Artist cre­ates tiny, soft sculp­tures to memo­ri­al­ize pets

Texarkana Gazette - - ACCENT - By Richard Chin

Star Tri­bune (Min­neapo­lis)

HAST­INGS, Minn.—A lot of peo­ple get emo­tional when they first see the doll­house-sized fig­ures that Lucy Fran­cis makes.

“I cried. It took my breath away,” said Carol Bryant about open­ing the pack­age Fran­cis sent her about 10 years ago.

In­side was a tiny sculp­ture of a dog, a replica of Bryant’s beloved pet, a cocker spaniel named Brandy Noel who had re­cently died.

“It’s like she took my dog and shrunk it down,” said Bryant, a pet blog­ger from Penn­syl­va­nia. “It’s like a me­mo­rial to her.”

That’s how Fran­cis has been mak­ing a liv­ing for the past 20 years, cre­at­ing three-di­men­sional, pocket-size por­traits of dead but not for­got­ten fam­ily pets.

The Hast­ings artist (lucyfran­cis­minia­tures.com) com­bines pieces of fur and fiber, wool and wire, and ends up with a minia­ture, fuzzy model of a dog, of­ten in­cor­po­rat­ing bits of the dog’s hair.

That way the griev­ing dog owner can “feel like they still have a lit­tle bit of them there,”

Fran­cis said.

Fran­cis charges $300 to $2,400 for the cus­tom sculp­tures, de­pend­ing on the size and com­plex­ity. De­mand is strong. She’s sent her dog sculp­tures to 17 coun­tries, from Ja­pan to South Africa. One cus­tomer was a sheikh from Qatar who col­lects minia­tures. She’s cur­rently work­ing on an or­der of sev­eral dogs for a cus­tomer in Por­tu­gal. She’s made minia­tures of some celebrity pets, in­clud­ing dogs owned by Martha Ste­wart, Shirley MacLaine, John Prine and Andrew W.K.

At her home, where she lives with a cairn ter­rier named Bob and a Chi­huahua ter­rier mix named Fred, Fran­cis has shoe boxes filled with plas­tic zip-top bags con­tain­ing tufts of hair sent in by dog own­ers to be used in minia­tures.

One is la­beled “Mer­lin left side neck/rough.” An­other reads, “Lexie ears, legs.”

“The real fur is re­ally im­por­tant to most of the own­ers,” Fran­cis said. “Many of them want it back be­cause it’s trea­sure for them.”

She also uses bits of al­paca fur, camel’s hair, silk, cash­mere and leather to make the minia­tures, bas­ing the mod­els on pho­to­graphs of the real dogs.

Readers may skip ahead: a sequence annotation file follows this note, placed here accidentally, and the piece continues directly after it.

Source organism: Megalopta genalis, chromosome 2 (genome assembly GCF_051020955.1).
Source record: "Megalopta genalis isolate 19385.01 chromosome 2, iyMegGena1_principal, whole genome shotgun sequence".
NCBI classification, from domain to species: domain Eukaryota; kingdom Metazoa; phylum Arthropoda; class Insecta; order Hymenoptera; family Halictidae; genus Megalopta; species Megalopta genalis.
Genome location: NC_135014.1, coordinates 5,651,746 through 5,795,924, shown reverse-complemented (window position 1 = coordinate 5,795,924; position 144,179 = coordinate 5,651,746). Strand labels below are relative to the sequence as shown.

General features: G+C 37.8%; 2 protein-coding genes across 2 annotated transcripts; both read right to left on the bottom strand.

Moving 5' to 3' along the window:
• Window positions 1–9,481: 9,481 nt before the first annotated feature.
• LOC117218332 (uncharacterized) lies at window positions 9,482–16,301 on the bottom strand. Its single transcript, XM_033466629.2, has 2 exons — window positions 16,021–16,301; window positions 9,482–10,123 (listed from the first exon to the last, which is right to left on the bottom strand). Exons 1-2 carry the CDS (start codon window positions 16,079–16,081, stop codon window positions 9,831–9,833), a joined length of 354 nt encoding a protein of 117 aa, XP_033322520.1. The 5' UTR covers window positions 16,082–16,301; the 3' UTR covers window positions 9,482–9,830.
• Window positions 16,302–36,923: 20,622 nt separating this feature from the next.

Her cus­tomers say she can some­how cap­ture the essence of their an­i­mals in a fuzzy fig­urine just a few inches tall.

“Their fa­cial ex­pres­sions are per­fect. Their poses are per­fect,” said Judy Ersery, of Bloom­ing­ton, Ill., who had Fran­cis du­pli­cate her Brus­sels Grif­fon named Bent­ley and her Mal­tese named Daphne.

The small ver­sions of Bent­ley and Daphne are curled up in a lit­tle dog bed in a scale-model room, just as they did in real life. “It’s com­fort­ing,” Ersery said.

IT’S A SMALL WORLD

Fran­cis works at the in­ter­sec­tion of two com­mu­ni­ties that can seem a lit­tle odd to out­siders: the world of minia­tures, where doll­houses and minia­ture fur­nish­ings can cost as much as the real thing. And the world of pet lovers, where the loss of a four-legged com­pan­ion can be more dev­as­tat­ing than the death of a rel­a­tive.

“The work I like most is deal­ing with the dog own­ers, help­ing them deal with the loss of their pet,” Fran­cis said. “Peo­ple get in that place of grief and they want to see that dog again.”

She said some of her sculp­tures have been done of a pet that died years ago, pur­chased by an owner who is still griev­ing.

One cus­tomer was a woman with ter­mi­nal brain can­cer who emerged from a coma to learn that her sis­ter had given away her bor­zoi hound and she couldn’t get it back. The woman or­dered a replica from Fran­cis.

“She’s go­ing to be buried with that dog,” Fran­cis said.

Amanda Speva, a Chicagob­ased film­maker, filmed Fran­cis for a doc­u­men­tary she is mak­ing about peo­ple who are ob­sessed with minia­ture ob­jects.

“Her work is so beau­ti­ful and mean­ing­ful. The at­ten­tion to the de­tails, the pas­sion for an­i­mals,” Speva said.

Speva said Fran­cis ended up do­ing a minia­ture of her cocker spaniel. The re­sem­blance is “pretty un­canny,” Speva said.

Fran­cis, 65, was a house­wife be­fore be­com­ing a minia­ture dog sculp­tor. She made her first fiber dog model be­cause she wanted to give some­thing to her par­ents af­ter their York­shire ter­rier died.

It turned into a busi­ness af­ter her mod­els started to draw at­ten­tion at craft shows, in mag­a­zines de­voted to hob­by­ists and at con­ven­tions of minia­ture craft mak­ers.

Tri­bune News Ser­vice

■ Lucy Fran­cis works on cre­at­ing a minia­ture replica of a dog from an or­der at her home Aug. 6 in Hast­ings, Minn. Her minia­ture art pieces sell for $300 to $2,400, with some work end­ing up in the hands of celebri­ties such as Martha Ste­wart and Shirley MacLaine.

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